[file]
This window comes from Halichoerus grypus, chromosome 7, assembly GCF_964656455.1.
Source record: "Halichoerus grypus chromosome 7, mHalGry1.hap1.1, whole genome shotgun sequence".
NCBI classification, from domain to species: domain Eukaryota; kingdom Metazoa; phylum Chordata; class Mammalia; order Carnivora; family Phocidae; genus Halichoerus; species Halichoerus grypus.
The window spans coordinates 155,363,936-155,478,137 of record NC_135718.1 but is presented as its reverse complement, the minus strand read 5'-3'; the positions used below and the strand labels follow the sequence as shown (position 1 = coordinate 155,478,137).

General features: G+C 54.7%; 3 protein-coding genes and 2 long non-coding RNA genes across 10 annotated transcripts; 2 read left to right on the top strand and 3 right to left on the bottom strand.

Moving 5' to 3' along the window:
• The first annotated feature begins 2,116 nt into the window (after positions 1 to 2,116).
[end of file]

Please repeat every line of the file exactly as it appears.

This window comes from Halichoerus grypus, chromosome 7, assembly GCF_964656455.1.
Source record: "Halichoerus grypus chromosome 7, mHalGry1.hap1.1, whole genome shotgun sequence".
NCBI classification, from domain to species: domain Eukaryota; kingdom Metazoa; phylum Chordata; class Mammalia; order Carnivora; family Phocidae; genus Halichoerus; species Halichoerus grypus.
The window spans coordinates 155,363,936-155,478,137 of record NC_135718.1 but is presented as its reverse complement, the minus strand read 5'-3'; the positions used below and the strand labels follow the sequence as shown (position 1 = coordinate 155,478,137).

General features: G+C 54.7%; 3 protein-coding genes and 2 long non-coding RNA genes across 10 annotated transcripts; 2 read left to right on the top strand and 3 right to left on the bottom strand.

Moving 5' to 3' along the window:
• The first annotated feature begins 2,116 nt into the window (after positions 1 to 2,116).